[/quote]

I've lived in the midwest, and I've heard the same thing about the south. My wife is from the Dayton-area, which isn't exceptionally religious, and we've lived in a small Indiana town with a major Christian college. My experience is that people are more likely to go to church on Sunday, but no less likely to go party and sin and Saturday night.

I honestly don't know what's better. Where I live, if you're in church on Sunday, it's more likely that you are the real deal. On the other hand, there are simply more people who never set foot inside a church. It's a lot harder to reach people who are that far away, whereas at least the hypocrites have one foot inside the door. But hypocrisy can be scandal and it is, of course, a serious moral problem.

I do wonder if it comes down to rural vs. urban, or if there actually are regional differences.


#11

[quote="Colorad007, post:10, topic:324313"]

I do wonder if it comes down to rural vs. urban, or if there actually are regional differences.

[/quote]

I don't think there is any serious question that there are regional differences, though there may be urban vs rural differences as well.

In some parts of the country, churchgoing is part of the culture. That doesn't necessarily translate to personal morality or holiness, but at least it's something better than complete indifference or outright cultural hostility.


#12

I don’t think so. The cafeteria “Catholics” are far more hostile to me than non-Christians. The latter often just think I’m off in my own religious world (until a sexual issue such as gay “marriage” comes up, and then they join with the former).


#13

Yes, I think the south has more church going people than any other part of the country. In the Northwest it is very secular in the big cities. When I visited St. Patrick's in New York the people at mass seemed more conservative than where I am from. :eek:


#14

[quote="onmyknees, post:13, topic:324313"]
Yes, I think the south has more church going people than any other part of the country. In the Northwest it is very secular in the big cities. When I visited St. Patrick's in New York the people at mass seemed more conservative than where I am from. :eek:

[/quote]

That's kind of my point, though. New York is a very liberal city. It would be really easy to let yourself get carried away into the secular, liberal current. So if you are going to live a deeply Catholic life, then you've got to actually make a firm commitment to do so. Sometimes the most passionate, conservative Catholics in the world live in the some of the most secular, liberal cities.


#15

[quote="Colorad007, post:14, topic:324313"]
That's kind of my point, though. New York is a very liberal city. It would be really easy to let yourself get carried away into the secular, liberal current. So if you are going to live a deeply Catholic life, then you've got to actually make a firm commitment to do so. Sometimes the most passionate, conservative Catholics in the world live in the some of the most secular, liberal cities.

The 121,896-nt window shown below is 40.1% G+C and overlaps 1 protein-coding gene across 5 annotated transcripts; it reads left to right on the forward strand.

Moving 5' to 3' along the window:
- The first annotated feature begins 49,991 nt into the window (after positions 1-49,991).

[/quote]

That sounds good in theory, but I live in a very liberal area, and I have yet to find a Catholic, aside from me, my mother, and my priest, who actually believes all the Church teachings (every Catholic I have met, and I have met many, admits to disbelieving one or more fundamental teachings).

When all is said and done, there is little difference between a cafeteria "Catholic" and a heathen. Both have turned their backs on God. It follows that there is little difference between a half-heartedly Catholic culture and a heathen culture.

A real Catholic culture may very well not exist anywhere in countries of European origin (that is, Europe, the Americas, Australia/New Zealand, etc.) in this day and age. They say Africa and Asia are becoming more Catholic, though.


#16

[quote="mathematoons, post:15, topic:324313"]
That sounds good in theory, but I live in a very liberal area, and I have yet to find a Catholic, aside from me, my mother, and my priest, who actually believes all the Church teachings (every Catholic I have met, and I have met many, admits to disbelieving one or more fundamental teachings).

When all is said and done, there is little difference between a cafeteria "Catholic" and a heathen. Both have turned their backs on God. It follows that there is little difference between a half-heartedly Catholic culture and a heathen culture.

A real Catholic culture may very well not exist anywhere in countries of European origin (that is, Europe, the Americas, Australia/New Zealand, etc.) in this day and age. They say Africa and Asia are becoming more Catholic, though.

[/quote]

Mathematoons, It does seem that there are not any Catholics who believe all the teachings of the Church but I know there are a few who do believe all of the teachings. You will find them at the church/mass that has a more traditional priest and in groups at the parish like The Legion of Mary.


#17

[quote="onmyknees, post:16, topic:324313"]
Mathematoons, It does seem that there are not any Catholics who believe all the teachings of the Church but I know there are a few who do believe all of the teachings. You will find them at the church/mass that has a more traditional priest and in groups at the parish like The Legion of Mary.

[/quote]

I tried that. I didn't even find them there. I think the remaining ones have simply given up trying to find like-minded people. And they're right to do so. When we spend years on the same problem with no success, it means we're going against God's will. God decided where and when each of us should live, and of that place and time has no real Catholics, then that's what God wants.

It's OK, you don't need to try to comfort me. I need to be purged of a few more inordinate passions from before my conversion before I can make friends. Your pity actually makes me feel worse, not better.


#18